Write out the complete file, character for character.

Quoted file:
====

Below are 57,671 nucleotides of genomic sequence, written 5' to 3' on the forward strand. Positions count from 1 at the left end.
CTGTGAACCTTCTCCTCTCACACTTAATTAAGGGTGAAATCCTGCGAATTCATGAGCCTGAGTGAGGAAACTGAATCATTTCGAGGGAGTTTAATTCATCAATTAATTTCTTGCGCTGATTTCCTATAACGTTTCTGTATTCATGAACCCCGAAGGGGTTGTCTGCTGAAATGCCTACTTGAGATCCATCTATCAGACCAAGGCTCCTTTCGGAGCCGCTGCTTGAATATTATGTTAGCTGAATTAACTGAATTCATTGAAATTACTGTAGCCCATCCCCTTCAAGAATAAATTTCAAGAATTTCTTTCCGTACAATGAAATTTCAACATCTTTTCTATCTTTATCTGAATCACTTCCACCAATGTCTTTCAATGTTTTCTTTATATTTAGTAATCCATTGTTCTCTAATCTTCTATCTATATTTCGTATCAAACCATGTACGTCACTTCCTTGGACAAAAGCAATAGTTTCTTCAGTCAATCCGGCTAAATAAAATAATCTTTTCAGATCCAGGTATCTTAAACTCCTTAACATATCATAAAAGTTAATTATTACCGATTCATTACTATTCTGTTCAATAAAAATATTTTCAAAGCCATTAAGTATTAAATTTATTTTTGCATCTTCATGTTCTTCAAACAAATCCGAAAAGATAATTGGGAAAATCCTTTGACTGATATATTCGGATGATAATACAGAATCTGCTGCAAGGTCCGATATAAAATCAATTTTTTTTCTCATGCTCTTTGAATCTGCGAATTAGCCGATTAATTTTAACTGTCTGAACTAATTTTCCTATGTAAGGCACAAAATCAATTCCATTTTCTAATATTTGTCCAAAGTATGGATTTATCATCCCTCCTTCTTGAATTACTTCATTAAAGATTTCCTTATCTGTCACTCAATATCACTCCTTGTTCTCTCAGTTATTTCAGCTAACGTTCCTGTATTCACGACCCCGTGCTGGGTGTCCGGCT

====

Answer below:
Below are 57,671 nucleotides of genomic sequence, written 5' to 3' on the forward strand. Positions count from 1 at the left end.
CTGTGAACCTTCTCCTCTCACACTTAATTAAGGGTGAAATCCTGCGAATTCATGAGCCTGAGTGAGGAAACTGAATCATTTCGAGGGAGTTTAATTCATCAATTAATTTCTTGCGCTGATTTCCTATAACGTTTCTGTATTCATGAACCCCGAAGGGGTTGTCTGCTGAAATGCCTACTTGAGATCCATCTATCAGACCAAGGCTCCTTTCGGAGCCGCTGCTTGAATATTATGTTAGCTGAATTAACTGAATTCATTGAAATTACTGTAGCCCATCCCCTTCAAGAATAAATTTCAAGAATTTCTTTCCGTACAATGAAATTTCAACATCTTTTCTATCTTTATCTGAATCACTTCCACCAATGTCTTTCAATGTTTTCTTTATATTTAGTAATCCATTGTTCTCTAATCTTCTATCTATATTTCGTATCAAACCATGTACGTCACTTCCTTGGACAAAAGCAATAGTTTCTTCAGTCAATCCGGCTAAATAAAATAATCTTTTCAGATCCAGGTATCTTAAACTCCTTAACATATCATAAAAGTTAATTATTACCGATTCATTACTATTCTGTTCAATAAAAATATTTTCAAAGCCATTAAGTATTAAATTTATTTTTGCATCTTCATGTTCTTCAAACAAATCCGAAAAGATAATTGGGAAAATCCTTTGACTGATATATTCGGATGATAATACAGAATCTGCTGCAAGGTCCGATATAAAATCAATTTTTTTTCTCATGCTCTTTGAATCTGCGAATTAGCCGATTAATTTTAACTGTCTGAACTAATTTTCCTATGTAAGGCACAAAATCAATTCCATTTTCTAATATTTGTCCAAAGTATGGATTTATCATCCCTCCTTCTTGAATTACTTCATTAAAGATTTCCTTATCTGTCACTCAATATCACTCCTTGTTCTCTCAGTTATTTCAGCTAACGTTCCTGTATTCACGACCCCGTGCTGGGTGTCCGGCT